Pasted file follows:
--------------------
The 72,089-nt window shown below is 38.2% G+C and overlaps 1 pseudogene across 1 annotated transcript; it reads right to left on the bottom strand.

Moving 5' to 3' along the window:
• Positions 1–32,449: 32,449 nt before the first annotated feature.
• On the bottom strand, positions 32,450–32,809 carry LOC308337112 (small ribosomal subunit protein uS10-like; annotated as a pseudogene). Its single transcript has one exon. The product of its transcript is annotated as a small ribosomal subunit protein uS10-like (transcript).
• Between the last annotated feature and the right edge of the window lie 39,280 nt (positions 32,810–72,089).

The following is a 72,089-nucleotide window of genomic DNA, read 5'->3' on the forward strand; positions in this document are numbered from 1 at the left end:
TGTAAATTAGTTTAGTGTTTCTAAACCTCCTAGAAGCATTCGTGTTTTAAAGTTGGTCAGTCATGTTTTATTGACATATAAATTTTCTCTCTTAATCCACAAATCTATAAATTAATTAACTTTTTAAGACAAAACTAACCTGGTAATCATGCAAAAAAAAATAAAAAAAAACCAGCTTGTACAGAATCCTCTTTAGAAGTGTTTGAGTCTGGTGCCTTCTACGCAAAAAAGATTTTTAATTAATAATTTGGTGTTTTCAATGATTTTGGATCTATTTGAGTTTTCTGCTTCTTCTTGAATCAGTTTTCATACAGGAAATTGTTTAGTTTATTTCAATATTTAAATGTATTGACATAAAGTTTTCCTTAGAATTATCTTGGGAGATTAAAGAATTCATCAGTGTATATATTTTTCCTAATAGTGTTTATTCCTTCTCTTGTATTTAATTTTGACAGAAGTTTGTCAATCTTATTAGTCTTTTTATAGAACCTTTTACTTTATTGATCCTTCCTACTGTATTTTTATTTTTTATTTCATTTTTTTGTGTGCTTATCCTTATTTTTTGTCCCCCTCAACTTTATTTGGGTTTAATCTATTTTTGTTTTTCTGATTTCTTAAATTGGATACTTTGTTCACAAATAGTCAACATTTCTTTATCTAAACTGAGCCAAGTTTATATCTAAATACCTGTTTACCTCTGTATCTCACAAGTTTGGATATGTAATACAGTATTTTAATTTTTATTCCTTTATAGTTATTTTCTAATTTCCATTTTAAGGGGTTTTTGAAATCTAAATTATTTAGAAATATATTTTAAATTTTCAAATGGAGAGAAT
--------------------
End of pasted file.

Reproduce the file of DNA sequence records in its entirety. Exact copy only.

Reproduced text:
The 72,089-nt window shown below is 38.2% G+C and overlaps 1 pseudogene across 1 annotated transcript; it reads right to left on the bottom strand.

Moving 5' to 3' along the window:
• Positions 1–32,449: 32,449 nt before the first annotated feature.
• On the bottom strand, positions 32,450–32,809 carry LOC308337112 (small ribosomal subunit protein uS10-like; annotated as a pseudogene). Its single transcript has one exon. The product of its transcript is annotated as a small ribosomal subunit protein uS10-like (transcript).
• Between the last annotated feature and the right edge of the window lie 39,280 nt (positions 32,810–72,089).

The following is a 72,089-nucleotide window of genomic DNA, read 5'->3' on the forward strand; positions in this document are numbered from 1 at the left end:
TGTAAATTAGTTTAGTGTTTCTAAACCTCCTAGAAGCATTCGTGTTTTAAAGTTGGTCAGTCATGTTTTATTGACATATAAATTTTCTCTCTTAATCCACAAATCTATAAATTAATTAACTTTTTAAGACAAAACTAACCTGGTAATCATGCAAAAAAAAATAAAAAAAAACCAGCTTGTACAGAATCCTCTTTAGAAGTGTTTGAGTCTGGTGCCTTCTACGCAAAAAAGATTTTTAATTAATAATTTGGTGTTTTCAATGATTTTGGATCTATTTGAGTTTTCTGCTTCTTCTTGAATCAGTTTTCATACAGGAAATTGTTTAGTTTATTTCAATATTTAAATGTATTGACATAAAGTTTTCCTTAGAATTATCTTGGGAGATTAAAGAATTCATCAGTGTATATATTTTTCCTAATAGTGTTTATTCCTTCTCTTGTATTTAATTTTGACAGAAGTTTGTCAATCTTATTAGTCTTTTTATAGAACCTTTTACTTTATTGATCCTTCCTACTGTATTTTTATTTTTTATTTCATTTTTTTGTGTGCTTATCCTTATTTTTTGTCCCCCTCAACTTTATTTGGGTTTAATCTATTTTTGTTTTTCTGATTTCTTAAATTGGATACTTTGTTCACAAATAGTCAACATTTCTTTATCTAAACTGAGCCAAGTTTATATCTAAATACCTGTTTACCTCTGTATCTCACAAGTTTGGATATGTAATACAGTATTTTAATTTTTATTCCTTTATAGTTATTTTCTAATTTCCATTTTAAGGGGTTTTTGAAATCTAAATTATTTAGAAATATATTTTAAATTTTCAAATGGAGAGAAT